In the wake of the U.S. Supreme Court’s landmark 5-4 Janus decision last June, which barred public-sector unions from forcibly exacting dues from nonmembers, various states have gotten creative in circumventing the ruling. Oregon is emerging as a leader. Early in the year, a state lawmaker, acting on a request by a school employees union, introduced House Bill 2643, authorizing the establishment of a special fund from which public employers would collect dues and then pass them along to unions. A dissenting worker would have no way to opt out. Aside from showing contempt for worker liberty, the measure runs contrary to the law. The bill for now is in committee, but given the Democratic Party (i.e., pro-union) majority in both legislative houses, passage is a distinct possibility.
Janus v. American Federation of State, County and Municipal Employees (AFSCME) Council 31 was the most significant Supreme Court decision on … Read More ➡
Members of the United Teachers of Los Angeles (UTLA) this January returned to work following a six-day strike against the Los Angeles Unified School District. But as that battle was ending, a more significant one was being launched. On January 22, Irene Seager, a teacher in Los Angeles’ Porter Ranch area, filed suit in federal court against the union and the school district challenging the union’s authority to limit dues opt-outs by dissenting employees to an annual window of just 30 days. Seager also wants a refund of dues she already paid. Unlike a more expansive suit filed against the union and the school district months ago by another teacher, Thomas Few, this one seeks class-action status. The case is part of a growing number of public-sector employee suits in the wake of the Supreme Court’s landmark Janus ruling last June.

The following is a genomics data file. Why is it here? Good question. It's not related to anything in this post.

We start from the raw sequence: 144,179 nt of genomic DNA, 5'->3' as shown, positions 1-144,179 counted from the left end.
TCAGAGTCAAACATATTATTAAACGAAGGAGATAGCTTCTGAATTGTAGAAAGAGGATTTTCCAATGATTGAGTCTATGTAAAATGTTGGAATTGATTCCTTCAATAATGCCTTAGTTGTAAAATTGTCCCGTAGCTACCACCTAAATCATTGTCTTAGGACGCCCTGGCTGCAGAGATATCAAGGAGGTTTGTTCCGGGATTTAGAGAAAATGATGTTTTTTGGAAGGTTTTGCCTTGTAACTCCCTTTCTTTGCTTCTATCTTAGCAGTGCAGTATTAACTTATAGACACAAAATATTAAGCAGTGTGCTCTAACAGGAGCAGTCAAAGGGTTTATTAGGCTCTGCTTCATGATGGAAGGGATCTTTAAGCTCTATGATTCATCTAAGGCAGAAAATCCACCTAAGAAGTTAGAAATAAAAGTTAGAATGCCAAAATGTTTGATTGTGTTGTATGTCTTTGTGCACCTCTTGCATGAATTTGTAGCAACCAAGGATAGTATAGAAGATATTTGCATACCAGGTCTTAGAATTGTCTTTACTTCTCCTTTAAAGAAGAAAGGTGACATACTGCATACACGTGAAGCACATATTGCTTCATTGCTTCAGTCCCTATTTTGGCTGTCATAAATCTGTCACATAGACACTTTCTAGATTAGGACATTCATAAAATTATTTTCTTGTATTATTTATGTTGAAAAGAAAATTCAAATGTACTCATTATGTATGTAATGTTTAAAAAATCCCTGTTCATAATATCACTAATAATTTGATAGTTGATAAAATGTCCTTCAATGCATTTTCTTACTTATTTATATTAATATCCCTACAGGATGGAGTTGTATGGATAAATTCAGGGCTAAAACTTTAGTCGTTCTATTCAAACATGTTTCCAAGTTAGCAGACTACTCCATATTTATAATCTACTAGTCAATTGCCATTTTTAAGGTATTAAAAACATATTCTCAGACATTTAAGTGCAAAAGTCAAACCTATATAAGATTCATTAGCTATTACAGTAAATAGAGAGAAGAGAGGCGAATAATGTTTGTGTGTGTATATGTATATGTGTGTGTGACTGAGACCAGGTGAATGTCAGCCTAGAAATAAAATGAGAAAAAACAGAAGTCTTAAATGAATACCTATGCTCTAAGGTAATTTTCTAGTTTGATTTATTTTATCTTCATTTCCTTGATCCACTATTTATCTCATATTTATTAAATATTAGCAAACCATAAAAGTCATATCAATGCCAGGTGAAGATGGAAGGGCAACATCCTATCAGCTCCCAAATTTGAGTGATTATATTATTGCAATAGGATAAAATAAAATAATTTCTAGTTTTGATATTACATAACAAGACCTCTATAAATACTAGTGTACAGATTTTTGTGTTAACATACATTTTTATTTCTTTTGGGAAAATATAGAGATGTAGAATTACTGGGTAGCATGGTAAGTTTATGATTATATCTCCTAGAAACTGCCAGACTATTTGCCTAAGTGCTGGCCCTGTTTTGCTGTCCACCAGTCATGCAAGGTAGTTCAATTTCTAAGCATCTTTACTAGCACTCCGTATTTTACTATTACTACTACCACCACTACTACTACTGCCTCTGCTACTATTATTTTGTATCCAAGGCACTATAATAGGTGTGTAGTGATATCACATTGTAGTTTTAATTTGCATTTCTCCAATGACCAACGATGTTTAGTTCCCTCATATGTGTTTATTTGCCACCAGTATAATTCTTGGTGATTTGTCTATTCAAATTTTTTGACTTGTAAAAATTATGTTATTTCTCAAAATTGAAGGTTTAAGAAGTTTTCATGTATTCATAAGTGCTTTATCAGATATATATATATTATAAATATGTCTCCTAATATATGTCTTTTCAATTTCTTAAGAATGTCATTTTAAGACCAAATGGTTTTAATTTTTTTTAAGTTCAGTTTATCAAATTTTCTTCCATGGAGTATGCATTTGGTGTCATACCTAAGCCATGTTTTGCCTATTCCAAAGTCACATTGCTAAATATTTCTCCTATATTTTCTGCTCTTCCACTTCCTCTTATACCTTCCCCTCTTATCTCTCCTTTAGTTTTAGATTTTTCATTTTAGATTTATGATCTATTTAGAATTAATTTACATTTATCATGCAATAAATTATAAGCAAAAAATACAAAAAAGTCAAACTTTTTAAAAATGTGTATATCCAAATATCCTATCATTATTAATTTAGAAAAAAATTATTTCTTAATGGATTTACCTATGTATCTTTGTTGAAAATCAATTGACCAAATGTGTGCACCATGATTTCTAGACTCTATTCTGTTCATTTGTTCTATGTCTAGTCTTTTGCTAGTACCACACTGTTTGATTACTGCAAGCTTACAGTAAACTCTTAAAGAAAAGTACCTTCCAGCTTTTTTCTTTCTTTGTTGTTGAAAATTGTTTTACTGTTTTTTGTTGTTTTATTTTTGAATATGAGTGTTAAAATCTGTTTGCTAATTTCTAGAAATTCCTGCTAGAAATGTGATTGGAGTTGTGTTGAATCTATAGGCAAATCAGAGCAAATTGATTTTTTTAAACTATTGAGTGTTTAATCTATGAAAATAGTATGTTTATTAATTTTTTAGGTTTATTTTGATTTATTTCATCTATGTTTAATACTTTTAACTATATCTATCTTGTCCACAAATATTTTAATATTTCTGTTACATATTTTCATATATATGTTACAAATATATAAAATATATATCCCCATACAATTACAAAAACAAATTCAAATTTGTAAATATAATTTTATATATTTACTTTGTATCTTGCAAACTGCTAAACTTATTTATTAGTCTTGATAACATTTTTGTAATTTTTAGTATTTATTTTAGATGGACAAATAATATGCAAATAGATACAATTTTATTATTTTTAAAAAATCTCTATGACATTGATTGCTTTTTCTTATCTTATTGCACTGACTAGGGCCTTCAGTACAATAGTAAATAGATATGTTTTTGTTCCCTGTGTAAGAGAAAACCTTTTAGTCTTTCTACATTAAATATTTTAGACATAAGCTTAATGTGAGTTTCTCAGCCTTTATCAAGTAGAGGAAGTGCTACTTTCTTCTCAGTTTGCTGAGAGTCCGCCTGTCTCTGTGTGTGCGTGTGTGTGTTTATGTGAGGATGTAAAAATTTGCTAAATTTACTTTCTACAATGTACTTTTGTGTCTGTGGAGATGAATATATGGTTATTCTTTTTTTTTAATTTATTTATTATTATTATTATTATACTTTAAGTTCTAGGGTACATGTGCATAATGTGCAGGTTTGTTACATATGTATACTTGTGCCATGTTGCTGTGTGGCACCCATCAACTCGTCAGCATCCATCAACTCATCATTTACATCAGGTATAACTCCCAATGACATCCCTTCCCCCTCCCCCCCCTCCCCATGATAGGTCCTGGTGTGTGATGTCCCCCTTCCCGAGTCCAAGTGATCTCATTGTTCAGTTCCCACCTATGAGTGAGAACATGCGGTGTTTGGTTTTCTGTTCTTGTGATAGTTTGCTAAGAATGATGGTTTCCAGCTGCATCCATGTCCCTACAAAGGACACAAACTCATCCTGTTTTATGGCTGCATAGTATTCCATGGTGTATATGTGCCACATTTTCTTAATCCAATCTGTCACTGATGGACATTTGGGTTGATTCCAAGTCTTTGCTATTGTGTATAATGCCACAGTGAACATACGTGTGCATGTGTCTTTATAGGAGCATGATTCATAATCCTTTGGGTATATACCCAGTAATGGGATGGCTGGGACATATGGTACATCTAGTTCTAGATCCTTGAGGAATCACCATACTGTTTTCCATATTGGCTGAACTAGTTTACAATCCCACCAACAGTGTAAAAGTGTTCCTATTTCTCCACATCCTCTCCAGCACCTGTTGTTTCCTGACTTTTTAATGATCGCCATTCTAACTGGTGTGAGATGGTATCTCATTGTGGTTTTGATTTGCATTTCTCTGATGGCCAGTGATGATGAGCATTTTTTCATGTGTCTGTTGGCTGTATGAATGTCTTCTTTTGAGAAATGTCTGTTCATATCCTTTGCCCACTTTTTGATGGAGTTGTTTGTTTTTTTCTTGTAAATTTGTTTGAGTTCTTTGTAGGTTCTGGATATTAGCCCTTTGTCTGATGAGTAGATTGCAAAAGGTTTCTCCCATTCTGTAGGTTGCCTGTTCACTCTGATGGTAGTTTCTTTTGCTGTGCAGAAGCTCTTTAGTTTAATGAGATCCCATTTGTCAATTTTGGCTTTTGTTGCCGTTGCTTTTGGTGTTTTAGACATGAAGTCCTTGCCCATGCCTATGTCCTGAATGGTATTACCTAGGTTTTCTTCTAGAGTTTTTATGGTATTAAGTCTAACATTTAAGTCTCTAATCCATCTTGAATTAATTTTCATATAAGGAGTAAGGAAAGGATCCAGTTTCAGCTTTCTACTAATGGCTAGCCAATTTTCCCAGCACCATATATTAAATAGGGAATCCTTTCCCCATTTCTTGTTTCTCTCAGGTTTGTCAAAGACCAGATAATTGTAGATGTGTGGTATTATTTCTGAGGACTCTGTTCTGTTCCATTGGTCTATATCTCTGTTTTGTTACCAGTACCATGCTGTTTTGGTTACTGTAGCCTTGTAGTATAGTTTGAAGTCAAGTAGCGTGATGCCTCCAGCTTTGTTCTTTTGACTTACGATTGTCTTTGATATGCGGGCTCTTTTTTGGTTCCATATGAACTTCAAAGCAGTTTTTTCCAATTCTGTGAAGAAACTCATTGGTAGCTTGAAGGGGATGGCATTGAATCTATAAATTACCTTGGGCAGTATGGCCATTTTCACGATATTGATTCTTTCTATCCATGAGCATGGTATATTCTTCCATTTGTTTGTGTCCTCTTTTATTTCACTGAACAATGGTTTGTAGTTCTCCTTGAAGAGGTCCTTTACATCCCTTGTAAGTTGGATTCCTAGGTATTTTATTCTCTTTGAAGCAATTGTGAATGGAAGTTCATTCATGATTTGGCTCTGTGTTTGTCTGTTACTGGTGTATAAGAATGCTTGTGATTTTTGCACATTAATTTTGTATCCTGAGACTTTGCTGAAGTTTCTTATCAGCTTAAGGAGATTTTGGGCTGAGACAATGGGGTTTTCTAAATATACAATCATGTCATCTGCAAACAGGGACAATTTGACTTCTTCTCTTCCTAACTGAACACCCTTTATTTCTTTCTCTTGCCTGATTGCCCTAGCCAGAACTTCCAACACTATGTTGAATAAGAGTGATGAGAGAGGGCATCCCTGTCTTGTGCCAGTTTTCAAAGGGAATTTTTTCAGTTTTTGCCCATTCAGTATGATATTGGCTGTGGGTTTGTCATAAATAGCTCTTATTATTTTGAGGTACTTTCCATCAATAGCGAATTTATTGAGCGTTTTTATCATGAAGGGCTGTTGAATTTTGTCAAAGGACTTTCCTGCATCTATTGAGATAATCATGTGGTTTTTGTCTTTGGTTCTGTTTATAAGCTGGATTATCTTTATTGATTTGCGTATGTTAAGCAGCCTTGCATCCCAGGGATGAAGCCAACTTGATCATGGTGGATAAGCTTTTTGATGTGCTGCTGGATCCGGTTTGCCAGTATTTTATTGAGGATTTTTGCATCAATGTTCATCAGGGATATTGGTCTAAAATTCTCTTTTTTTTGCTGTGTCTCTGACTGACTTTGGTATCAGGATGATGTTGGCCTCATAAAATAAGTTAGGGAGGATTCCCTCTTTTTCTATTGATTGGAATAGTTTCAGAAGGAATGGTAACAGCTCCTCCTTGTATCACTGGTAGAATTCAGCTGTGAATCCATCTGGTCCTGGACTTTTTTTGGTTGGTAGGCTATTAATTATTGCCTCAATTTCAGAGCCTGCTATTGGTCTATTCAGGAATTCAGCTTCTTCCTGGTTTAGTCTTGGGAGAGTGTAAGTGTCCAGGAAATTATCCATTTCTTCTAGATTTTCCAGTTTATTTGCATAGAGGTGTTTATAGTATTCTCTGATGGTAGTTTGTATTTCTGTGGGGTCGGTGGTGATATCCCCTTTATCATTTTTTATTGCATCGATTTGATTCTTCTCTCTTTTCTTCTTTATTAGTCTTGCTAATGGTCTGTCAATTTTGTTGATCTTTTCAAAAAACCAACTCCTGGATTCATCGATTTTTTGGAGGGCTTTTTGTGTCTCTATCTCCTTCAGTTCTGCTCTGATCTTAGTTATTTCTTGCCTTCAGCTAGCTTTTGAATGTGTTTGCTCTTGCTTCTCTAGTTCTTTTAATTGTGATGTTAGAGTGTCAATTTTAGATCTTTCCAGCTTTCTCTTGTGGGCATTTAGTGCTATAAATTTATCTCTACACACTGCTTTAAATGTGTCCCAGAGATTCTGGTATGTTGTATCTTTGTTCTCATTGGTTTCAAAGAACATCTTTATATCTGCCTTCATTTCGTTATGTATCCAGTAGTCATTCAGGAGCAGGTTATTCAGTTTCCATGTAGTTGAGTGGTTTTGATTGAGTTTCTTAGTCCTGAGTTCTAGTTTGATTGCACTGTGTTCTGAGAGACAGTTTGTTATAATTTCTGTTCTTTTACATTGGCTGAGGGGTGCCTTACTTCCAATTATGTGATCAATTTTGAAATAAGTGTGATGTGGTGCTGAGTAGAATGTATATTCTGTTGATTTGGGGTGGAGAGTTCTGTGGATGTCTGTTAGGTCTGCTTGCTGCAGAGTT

The year 2018 saw the indictment, conviction and sentences of plenty of organized labor scams. New York City played host to some of the largest. For sheer magnitude, nothing anywhere could match the network of union fraud surrounding the construction of Hudson Yards, a large-scale, mixed-use development on Manhattan’s West Side. Set for completion in 2024, the project from the start has been a source of easy money for labor organizations affiliated with the Building and Construction Trades Council of Greater New York. The general contractor, Related Companies, having reached the limits of frustration, filed suit last March with the State Supreme Court against the council and its president for promoting or allowing illegal practices that allegedly have added over $100 million to the total project cost.